Blind to Poverty: The Stoney Heart of #TheGospelAccordingToIDS

“When I give food to the poor, they call me a saint. When I ask why the poor have no food, they call me a communist.”  

Hélder Câmara”

Steve-Bell-12.11.10-001

Steve Bell on IDS 12/11/2010

It came across my tweeter feed this evening, and suffice it to say, my reaction was not a calm one. “Priti Patel MP: The bishops are blind to the moral message of IDS’s gospel of work.” Gospel of work?  GOSPEL?

Oh what fresh hell was this? After all, we are talking about the man of the Easterhouse Epiphany, who successfully fooled many with his new found desire to pursue ‘compassionate Conservatism’. This was a man who – perhaps because under his leadership the Conservative party were suffering mightily in the opinion polls – was already exploiting his religion in order to appeal to the conservative (small c) heartland, crying in public about ‘the poor’ and proclaiming his concern about how the secularisation of Great Britain might be one of Britain’s ‘biggest problems‘.

So well did he play the part of the caring and compassionate Conservative Christian leader that he was invited to speak at the Labour Party conference in 2005 by Bob Holman, founder of the Easterhouse based charity FARE, and it was where IDS proclaimed: “Everyone should have enough money to live properly in their community.”  And whilst his appeal to the conservative heartland did not save his leadership of the Tory party, it paved the way to a successful re-invention which allowed him to pursue his calling as Secretary of State for Work and Pensions.

So let us return to this ‘moral’ message, this ‘gospel of work’ – the Christian inference  is clear, and I would suggest, deliberate. The word ‘gospel’ is of course a rendering of the Greek word meaning ‘good news’ evangelion and is most often associated with Christianity. The premise then of this post is simple: that the bishops (and by extension any one who agrees with them about benefit cuts and caps which have been metered out under Duncan Smith) are failing to accept the ‘morality’ which drives this, and haven’t accepted the ‘gospel’ that this is The Way in which the poor should be dealt with.

Or to put it another way, this is the gospel according to Ian Duncan Smith, and there is something wrong with us if we don’t see it his way.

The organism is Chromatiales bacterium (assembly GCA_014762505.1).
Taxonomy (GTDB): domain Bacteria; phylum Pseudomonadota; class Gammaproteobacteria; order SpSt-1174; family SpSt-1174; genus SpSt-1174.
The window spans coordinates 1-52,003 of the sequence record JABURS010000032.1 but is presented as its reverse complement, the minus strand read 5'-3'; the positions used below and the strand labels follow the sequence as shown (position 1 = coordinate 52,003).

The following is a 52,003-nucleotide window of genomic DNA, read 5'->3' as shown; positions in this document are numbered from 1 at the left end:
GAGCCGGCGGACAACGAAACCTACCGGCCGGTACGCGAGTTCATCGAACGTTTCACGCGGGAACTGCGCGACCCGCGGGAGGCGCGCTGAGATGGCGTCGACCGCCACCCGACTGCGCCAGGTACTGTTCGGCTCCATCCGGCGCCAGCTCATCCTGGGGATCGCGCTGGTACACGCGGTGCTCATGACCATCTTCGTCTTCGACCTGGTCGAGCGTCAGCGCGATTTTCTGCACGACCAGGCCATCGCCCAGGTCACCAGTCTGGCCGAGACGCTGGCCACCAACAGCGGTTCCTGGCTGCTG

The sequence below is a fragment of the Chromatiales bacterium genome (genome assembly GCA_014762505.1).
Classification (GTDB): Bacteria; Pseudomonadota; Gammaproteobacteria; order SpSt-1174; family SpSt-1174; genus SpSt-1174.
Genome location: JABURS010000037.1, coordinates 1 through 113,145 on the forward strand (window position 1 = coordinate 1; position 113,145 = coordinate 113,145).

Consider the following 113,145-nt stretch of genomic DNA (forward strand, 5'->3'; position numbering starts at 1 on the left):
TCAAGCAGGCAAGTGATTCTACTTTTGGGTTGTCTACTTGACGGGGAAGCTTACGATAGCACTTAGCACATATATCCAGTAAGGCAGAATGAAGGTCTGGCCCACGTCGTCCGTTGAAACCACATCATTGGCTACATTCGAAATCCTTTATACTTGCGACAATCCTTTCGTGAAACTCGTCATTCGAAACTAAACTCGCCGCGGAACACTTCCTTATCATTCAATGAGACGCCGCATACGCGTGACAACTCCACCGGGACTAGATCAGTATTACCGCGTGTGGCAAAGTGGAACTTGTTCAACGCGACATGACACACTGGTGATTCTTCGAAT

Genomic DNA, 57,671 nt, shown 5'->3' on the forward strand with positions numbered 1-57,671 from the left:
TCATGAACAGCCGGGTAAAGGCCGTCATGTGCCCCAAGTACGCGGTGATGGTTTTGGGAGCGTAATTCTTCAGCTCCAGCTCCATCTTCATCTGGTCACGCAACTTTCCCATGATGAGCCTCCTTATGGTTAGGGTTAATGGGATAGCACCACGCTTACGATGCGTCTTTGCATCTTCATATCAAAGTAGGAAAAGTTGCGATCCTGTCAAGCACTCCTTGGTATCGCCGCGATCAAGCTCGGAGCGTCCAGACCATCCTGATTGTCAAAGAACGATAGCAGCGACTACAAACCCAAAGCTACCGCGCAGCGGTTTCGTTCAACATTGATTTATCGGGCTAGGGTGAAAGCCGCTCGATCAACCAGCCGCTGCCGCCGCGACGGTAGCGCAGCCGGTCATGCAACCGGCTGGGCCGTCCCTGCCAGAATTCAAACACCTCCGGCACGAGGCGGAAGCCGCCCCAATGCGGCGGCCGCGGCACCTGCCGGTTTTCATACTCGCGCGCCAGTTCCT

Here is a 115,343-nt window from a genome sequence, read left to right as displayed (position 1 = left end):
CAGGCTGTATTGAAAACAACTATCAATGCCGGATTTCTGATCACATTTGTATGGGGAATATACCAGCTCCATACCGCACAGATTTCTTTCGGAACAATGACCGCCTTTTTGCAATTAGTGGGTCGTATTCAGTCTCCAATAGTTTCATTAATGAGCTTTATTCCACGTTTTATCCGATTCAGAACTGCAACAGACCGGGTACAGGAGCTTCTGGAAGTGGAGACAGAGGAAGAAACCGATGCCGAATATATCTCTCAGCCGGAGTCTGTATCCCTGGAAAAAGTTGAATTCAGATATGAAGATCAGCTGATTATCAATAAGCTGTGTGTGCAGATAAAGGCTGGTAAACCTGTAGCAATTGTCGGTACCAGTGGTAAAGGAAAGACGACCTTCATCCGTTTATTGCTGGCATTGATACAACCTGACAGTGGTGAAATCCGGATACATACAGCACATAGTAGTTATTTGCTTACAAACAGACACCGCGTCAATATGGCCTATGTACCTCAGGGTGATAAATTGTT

When you build a society in which people are only valued for their economic output, is is those least able to produce economically who suffer. And when your ‘morality’ is built on the premise that those who cannot produce economically should be forced to do so, inevitably you will find the belief that their poverty is their own fault, that it is a weakness of which they must be cured. And that is what is at the heart of this ‘gospel’ – the poor are poor because they have chosen to be so, and these cuts whom so many others can see as wrong, are in fact for their own good.

Under the last Labour Government, the concept of welfare went wrong. We saw an extreme culture of dependency on welfare developing where families became trapped – sometimes by deliberate choice and sometimes by accident – in a cycle of dependency in which they were rewarded for not working. This cycle also affected generations of households, which led to the erosion of the basic value of hard work, aspiration and the general desire to want to get on in life. (Emphasis mine)

People, so the narrative goes, have found a ‘lifestyle’ from which they need to be saved. In this narrative, the disabled aren’t doing enough for themselves, and those struggling with mental health issues could certainly make more of an effort. The LGBTIQ+ community might struggle with stigma and poverty, but if they could only stop being so ‘dependent’..  With this sort of view of humanity, it must make sense to take away social housing and take money away from domestic violence refuges, because naturally the last thing those escaping from domestic violence need after running away with their kids from life threatening violence is to develop ‘dependency issues’. And god help you if you are black or of colour.